FCC Environment has cautioned against Government intervention in the refuse-derived-fuel (RDF) market, while other companies and trade bodies have expressed support for more regulations from Defra.
In response to a call for evidence on the matter, the department has recognised a market failure in RDF production and export and said it will consider introducing a treatment standard.
Paul Taylor, left, chief executive at FCC Environment, questioned the viability of the move. “An RDF standard set by Defra would not make sense as European energy-from-waste facilities vary so operators should be able to define their own RDF specifications,” he said.
He added that Government intervention could create “unnecessary barriers, increase costs and artificially distort the RDF market”.
“[It] will only increase RDF production costs and reduce the viable opportunities for export, contrary to the principle of free trade across the EU.
“This will inevitably lead to an increase in landfill in the UK until at least the end of the decade when more EfW facilities are built and become operational.”
Others in the waste and recycling industry supported the proposals. The Chartered Institution of Wastes Management said it had called for the introduction of a classification system or minimum pre-treatment standard to ensure that resources are not lost to the domestic reprocessing industry.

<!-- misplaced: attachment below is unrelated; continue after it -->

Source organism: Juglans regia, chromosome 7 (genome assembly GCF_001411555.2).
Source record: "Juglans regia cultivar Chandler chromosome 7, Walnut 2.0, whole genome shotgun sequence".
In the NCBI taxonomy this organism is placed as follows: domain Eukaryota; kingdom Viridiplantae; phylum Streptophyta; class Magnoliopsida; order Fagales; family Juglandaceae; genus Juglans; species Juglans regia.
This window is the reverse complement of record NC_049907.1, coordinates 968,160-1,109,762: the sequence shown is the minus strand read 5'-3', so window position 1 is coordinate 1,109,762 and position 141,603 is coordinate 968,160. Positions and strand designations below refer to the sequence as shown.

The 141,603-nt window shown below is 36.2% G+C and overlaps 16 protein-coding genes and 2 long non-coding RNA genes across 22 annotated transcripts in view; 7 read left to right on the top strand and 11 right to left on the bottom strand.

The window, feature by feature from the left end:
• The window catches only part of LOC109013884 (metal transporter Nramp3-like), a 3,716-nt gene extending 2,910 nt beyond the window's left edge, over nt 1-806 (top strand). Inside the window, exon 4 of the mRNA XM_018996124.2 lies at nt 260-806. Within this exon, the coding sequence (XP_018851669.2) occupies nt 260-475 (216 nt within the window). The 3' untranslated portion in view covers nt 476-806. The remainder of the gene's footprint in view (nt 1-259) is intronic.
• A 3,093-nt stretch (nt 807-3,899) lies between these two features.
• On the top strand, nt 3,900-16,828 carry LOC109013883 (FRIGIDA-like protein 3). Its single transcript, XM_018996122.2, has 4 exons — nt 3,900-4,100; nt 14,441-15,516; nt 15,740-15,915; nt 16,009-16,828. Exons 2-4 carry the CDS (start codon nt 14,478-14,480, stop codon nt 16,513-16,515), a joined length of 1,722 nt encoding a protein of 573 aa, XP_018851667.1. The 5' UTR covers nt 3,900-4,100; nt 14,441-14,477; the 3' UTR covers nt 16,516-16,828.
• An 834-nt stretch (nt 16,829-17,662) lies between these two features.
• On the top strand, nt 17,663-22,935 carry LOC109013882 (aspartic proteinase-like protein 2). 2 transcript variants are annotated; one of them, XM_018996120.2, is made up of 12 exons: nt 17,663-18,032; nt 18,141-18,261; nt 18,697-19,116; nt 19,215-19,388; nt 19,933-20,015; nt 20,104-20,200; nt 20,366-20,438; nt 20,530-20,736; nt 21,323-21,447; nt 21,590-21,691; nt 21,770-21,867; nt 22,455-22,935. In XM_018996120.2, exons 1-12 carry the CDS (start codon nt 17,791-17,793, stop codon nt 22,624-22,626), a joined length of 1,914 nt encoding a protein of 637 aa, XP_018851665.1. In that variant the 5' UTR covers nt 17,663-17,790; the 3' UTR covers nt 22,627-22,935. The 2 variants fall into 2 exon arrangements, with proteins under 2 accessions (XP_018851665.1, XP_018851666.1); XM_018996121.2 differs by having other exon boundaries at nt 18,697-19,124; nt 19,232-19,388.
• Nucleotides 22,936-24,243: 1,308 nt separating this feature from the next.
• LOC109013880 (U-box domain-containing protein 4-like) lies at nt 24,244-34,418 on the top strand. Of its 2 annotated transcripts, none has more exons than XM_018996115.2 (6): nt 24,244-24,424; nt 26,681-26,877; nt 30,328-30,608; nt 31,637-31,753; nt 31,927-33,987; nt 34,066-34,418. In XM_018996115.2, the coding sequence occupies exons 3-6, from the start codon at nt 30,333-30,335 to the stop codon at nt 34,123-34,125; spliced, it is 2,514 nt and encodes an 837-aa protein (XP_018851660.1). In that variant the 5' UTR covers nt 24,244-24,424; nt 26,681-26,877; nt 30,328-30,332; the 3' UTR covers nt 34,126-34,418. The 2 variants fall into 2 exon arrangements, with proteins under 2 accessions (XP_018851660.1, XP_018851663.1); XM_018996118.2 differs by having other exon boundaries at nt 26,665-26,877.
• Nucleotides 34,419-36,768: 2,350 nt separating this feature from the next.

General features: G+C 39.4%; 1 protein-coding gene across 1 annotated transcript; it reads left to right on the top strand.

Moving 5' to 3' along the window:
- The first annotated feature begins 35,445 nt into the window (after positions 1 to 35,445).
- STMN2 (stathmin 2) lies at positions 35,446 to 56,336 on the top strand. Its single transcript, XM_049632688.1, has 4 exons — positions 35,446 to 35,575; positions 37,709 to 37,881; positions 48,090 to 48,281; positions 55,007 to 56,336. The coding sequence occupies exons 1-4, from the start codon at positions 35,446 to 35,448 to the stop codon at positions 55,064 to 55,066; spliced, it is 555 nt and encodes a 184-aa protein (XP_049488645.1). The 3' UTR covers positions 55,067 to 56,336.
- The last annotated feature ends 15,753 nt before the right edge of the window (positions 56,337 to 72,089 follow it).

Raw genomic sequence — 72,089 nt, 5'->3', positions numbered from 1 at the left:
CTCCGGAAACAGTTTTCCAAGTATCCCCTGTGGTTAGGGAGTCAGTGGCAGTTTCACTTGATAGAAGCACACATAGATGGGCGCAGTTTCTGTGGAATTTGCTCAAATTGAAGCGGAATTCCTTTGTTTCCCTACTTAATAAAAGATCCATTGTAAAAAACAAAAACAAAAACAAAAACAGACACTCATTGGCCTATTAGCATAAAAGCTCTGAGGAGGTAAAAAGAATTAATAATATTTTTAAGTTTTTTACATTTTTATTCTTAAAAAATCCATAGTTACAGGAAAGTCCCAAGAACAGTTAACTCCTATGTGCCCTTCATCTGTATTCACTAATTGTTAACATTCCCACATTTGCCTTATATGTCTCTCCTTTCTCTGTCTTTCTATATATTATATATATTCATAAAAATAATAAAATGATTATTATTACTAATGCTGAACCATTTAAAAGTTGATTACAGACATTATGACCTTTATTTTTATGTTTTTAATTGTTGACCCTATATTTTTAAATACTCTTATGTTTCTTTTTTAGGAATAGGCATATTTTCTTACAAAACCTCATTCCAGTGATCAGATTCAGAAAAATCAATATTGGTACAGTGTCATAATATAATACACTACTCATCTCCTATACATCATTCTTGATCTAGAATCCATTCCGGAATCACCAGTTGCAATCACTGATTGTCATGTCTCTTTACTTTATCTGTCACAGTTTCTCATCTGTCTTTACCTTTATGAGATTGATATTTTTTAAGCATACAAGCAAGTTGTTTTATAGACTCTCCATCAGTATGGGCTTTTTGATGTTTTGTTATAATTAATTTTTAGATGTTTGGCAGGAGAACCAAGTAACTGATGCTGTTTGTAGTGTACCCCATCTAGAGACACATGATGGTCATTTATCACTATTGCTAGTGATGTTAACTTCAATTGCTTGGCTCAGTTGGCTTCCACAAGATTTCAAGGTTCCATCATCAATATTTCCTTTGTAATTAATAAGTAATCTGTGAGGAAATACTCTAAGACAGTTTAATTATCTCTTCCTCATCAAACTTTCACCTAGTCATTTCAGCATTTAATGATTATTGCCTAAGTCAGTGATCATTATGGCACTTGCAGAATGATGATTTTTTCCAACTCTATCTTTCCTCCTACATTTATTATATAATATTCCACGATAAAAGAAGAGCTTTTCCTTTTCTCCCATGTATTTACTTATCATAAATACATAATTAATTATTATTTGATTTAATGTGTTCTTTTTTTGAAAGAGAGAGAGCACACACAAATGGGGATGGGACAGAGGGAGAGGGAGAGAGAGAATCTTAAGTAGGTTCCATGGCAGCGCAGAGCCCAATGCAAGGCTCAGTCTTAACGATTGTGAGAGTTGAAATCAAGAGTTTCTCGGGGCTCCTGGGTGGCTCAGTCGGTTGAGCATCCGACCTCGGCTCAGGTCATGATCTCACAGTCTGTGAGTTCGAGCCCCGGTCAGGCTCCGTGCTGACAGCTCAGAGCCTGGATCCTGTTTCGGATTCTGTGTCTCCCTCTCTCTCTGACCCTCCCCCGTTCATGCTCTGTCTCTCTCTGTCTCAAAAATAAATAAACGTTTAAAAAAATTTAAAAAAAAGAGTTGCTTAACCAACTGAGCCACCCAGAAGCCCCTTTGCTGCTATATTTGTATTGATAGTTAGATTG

“While we accept that legitimate market forces are driving this material abroad, [RDF export] should not simply be seen as an easier or cheaper alternative to proper sorting and separation here at home,” said chief executive Steve Lee.
The Environmental Services Association said it was pleased that Defra will be looking at a treatment standard rather than a compositional one, noting that specifications for a fuel should be determined by the end user.
Paul Levett, an industry non-executive director, described Defra’s review as “sound and timely” and said it had produced balanced proposals that would result in minimal additional costs for compliant operators.
Overall, industry members, including FCC, supported Defra’s commitment to increase its scrutiny on RDF production and export.
“We welcome Defra’s acceptance that the RDF export market is a legitimate response to global market demand for this material, albeit a market that must be properly regulated and enforced,” said Gev Eduljee, external affairs director at Sita UK.